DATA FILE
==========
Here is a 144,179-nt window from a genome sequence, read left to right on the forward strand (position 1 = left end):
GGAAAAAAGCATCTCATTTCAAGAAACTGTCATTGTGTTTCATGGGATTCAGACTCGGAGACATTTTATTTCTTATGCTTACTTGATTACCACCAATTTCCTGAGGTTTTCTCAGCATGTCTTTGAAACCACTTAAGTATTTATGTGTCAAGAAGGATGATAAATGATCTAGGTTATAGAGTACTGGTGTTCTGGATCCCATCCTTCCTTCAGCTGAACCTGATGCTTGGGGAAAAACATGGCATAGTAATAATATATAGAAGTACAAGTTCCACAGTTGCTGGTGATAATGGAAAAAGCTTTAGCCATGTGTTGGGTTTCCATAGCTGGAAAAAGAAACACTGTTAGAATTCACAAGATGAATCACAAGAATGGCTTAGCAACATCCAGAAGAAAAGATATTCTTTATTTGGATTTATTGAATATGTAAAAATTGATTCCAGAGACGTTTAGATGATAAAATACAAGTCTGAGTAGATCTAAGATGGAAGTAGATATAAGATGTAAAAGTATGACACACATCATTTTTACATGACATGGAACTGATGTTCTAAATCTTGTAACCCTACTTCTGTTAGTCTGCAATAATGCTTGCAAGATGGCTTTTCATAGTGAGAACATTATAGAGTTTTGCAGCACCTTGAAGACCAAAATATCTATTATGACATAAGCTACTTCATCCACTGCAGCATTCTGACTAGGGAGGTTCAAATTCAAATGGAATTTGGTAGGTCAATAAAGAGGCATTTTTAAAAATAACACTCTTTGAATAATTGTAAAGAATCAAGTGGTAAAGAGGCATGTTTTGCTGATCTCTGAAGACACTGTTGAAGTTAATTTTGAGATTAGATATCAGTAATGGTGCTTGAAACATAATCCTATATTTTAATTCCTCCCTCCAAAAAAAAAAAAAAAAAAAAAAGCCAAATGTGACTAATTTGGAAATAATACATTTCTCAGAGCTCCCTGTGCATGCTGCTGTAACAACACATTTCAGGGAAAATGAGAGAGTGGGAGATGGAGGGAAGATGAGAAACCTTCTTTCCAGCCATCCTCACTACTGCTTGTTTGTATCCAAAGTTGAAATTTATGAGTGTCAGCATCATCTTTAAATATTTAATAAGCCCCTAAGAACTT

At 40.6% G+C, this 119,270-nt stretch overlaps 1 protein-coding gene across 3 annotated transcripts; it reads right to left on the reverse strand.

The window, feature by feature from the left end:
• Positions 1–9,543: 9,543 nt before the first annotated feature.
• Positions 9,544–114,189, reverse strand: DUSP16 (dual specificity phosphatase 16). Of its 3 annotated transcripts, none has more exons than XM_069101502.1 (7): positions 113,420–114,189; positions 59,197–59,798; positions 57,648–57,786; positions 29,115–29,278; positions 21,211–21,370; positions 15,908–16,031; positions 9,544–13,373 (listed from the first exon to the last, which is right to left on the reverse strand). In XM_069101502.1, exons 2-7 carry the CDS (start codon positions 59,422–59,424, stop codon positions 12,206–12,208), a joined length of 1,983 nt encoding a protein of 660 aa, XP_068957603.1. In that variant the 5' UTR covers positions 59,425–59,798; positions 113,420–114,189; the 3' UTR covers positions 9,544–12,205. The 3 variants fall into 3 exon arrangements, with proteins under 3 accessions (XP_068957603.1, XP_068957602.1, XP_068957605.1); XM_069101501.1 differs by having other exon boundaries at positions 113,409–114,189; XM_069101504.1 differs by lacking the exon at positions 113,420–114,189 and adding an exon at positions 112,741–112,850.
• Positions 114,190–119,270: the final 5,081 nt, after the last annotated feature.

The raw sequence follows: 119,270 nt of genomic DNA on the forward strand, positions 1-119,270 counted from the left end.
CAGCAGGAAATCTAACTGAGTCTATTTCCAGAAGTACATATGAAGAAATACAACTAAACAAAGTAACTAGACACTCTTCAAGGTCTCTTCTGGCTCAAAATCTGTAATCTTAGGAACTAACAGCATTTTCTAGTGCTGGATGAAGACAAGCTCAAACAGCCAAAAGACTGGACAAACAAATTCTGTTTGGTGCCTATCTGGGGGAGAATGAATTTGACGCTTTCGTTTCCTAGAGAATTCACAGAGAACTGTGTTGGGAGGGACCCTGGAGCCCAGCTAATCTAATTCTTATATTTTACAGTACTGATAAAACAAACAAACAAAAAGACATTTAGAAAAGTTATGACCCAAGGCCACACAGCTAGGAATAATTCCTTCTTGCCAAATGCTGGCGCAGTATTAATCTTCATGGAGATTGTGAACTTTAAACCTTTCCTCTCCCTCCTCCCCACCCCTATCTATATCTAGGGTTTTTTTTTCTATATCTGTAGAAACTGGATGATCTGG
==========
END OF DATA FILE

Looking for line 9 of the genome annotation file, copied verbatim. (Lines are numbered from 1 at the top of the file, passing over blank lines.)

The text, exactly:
CAGCAGGAAATCTAACTGAGTCTATTTCCAGAAGTACATATGAAGAAATACAACTAAACAAAGTAACTAGACACTCTTCAAGGTCTCTTCTGGCTCAAAATCTGTAATCTTAGGAACTAACAGCATTTTCTAGTGCTGGATGAAGACAAGCTCAAACAGCCAAAAGACTGGACAAACAAATTCTGTTTGGTGCCTATCTGGGGGAGAATGAATTTGACGCTTTCGTTTCCTAGAGAATTCACAGAGAACTGTGTTGGGAGGGACCCTGGAGCCCAGCTAATCTAATTCTTATATTTTACAGTACTGATAAAACAAACAAACAAAAAGACATTTAGAAAAGTTATGACCCAAGGCCACACAGCTAGGAATAATTCCTTCTTGCCAAATGCTGGCGCAGTATTAATCTTCATGGAGATTGTGAACTTTAAACCTTTCCTCTCCCTCCTCCCCACCCCTATCTATATCTAGGGTTTTTTTTTCTATATCTGTAGAAACTGGATGATCTGG